GETTING ILL IN RECOVERY
No one (as far as I’m aware of) enjoys being ill. And I’m not gonna lie to you and say that I’m enjoying laying in bed unable to move or breathe properly, I have found positivity in this situation. Although it’s personal to me and my situation, the lessons from it I think can be applied to anyone - so save this post for when you’re next laying in bed feeling terrible (though I hope it’s not anytime soon!)
For me, this sickness is a sign of my body recovering. When you’re under intense stress or undernourished your body shuts down your immune system in order to focus on it’s top priority; keeping you alive and functioning through this time of trauma or starvation. It doesn’t let you get ill, because it knows you can’t handle it, it knows that you wouldn’t be able to physically or mentally cope with any more added stress. This has been described by scientists as the ‘let down effect’, which is why many people get sick in the holidays, or suddenly get flare-ups of chronic conditions (hello this random one-eyed eczema that has appeared??) and why there is a crazy statistic regarding people having heart attacks the minute they retire from their jobs.
Your body is producing so much cortisol (stress hormone) that it triggers the flight or fight response; your body literally thinks it’s in a life or death situation. Cortisol blocks the function of the pituitary and thyroid gland. And finally, when cortisol levels begin to lower, it not only allows other hormones to be produced through the ‘unblocking’ (or instead of all of the precursors favoring the production of cortisol to respond to the stress) allowing other systems in your body to begin to activate again, but also leaves over lots of prostaglandins which can trigger inflammation and chronic conditions.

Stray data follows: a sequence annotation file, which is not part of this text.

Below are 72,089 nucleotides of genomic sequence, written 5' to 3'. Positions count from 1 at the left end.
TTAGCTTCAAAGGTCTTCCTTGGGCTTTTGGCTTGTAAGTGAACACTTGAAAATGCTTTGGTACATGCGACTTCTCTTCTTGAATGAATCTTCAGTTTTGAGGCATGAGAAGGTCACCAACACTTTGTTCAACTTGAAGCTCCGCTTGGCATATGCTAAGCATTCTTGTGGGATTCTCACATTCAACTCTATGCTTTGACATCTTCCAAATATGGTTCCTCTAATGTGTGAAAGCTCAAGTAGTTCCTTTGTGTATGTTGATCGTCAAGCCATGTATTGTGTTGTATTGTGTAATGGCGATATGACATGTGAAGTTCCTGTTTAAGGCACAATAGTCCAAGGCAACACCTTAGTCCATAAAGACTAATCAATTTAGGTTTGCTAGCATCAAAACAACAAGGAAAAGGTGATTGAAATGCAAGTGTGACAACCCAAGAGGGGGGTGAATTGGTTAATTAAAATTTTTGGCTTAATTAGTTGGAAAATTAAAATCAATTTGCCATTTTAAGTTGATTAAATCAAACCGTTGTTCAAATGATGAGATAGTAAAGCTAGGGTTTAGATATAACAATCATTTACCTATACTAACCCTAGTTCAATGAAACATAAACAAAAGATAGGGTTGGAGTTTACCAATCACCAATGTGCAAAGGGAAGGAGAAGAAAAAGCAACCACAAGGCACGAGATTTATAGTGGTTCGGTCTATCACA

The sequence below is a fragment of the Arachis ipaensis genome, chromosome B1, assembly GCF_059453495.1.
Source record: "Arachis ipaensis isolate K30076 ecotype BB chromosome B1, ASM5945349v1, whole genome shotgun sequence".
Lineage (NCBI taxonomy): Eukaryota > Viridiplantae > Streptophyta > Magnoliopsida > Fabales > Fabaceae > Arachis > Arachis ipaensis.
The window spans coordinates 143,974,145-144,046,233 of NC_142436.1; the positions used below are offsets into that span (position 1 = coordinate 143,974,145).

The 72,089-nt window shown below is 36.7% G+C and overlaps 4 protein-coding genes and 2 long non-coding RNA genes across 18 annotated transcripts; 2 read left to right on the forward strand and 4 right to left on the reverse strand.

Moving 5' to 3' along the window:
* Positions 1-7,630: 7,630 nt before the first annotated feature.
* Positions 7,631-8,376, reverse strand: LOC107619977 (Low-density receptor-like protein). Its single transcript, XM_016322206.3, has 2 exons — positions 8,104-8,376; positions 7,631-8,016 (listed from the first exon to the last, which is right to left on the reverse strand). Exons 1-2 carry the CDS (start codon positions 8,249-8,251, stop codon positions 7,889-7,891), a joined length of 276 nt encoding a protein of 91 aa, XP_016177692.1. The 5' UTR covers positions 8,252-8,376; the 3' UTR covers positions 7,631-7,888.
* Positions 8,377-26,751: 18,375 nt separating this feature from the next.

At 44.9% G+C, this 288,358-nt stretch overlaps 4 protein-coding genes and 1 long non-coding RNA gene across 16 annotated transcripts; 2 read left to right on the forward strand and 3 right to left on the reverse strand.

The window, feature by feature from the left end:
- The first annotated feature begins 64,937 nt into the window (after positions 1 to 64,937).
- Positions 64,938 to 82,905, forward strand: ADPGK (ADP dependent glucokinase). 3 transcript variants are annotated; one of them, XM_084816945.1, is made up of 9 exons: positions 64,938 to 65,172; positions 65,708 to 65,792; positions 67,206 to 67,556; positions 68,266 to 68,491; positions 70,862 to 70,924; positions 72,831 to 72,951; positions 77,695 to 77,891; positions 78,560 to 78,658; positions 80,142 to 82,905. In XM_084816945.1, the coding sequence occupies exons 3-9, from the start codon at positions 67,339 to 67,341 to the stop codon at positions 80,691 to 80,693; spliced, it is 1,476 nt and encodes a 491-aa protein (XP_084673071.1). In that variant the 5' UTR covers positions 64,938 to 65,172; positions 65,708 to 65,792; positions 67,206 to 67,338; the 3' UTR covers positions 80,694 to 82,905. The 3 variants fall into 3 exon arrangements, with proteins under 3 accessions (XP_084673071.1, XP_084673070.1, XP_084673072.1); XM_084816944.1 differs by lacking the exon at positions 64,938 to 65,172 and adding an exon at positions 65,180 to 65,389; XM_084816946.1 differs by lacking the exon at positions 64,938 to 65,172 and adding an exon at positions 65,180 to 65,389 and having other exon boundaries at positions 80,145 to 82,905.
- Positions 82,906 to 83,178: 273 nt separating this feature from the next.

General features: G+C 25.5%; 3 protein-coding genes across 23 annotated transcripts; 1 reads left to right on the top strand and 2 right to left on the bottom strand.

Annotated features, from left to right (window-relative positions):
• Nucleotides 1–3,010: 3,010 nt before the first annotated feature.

So although I can’t deny I’m not enjoying the fact that i’m sick, have adrenal fatigue, that my skin is breaking out and my emotions are going cray, I know that this is a good sign. My immune system is starting to function again, and other hormones in my body are starting to be produced, instead of everything being cortisol driven as it was before.
My mind is no longer so focused on being in control of my physical body; in it’s actions, and movements and appearance. I am learning to trust myself again, to trust natural biology and science and signals and plain intuition. I’m learning that it’s not always the best thing for your health to be in control, to be productive, to be doing what you want to do. I’m learning through this process how to just be, and be okay with that. Your body is smart, it tells you what it needs. Listening can be hard, when the mind is so used to being heard, and thoughts seem to drown everything else out. But in time, it becomes easier. Healing becomes easier.
Most importantly, through this process, I’m learning how to be patient.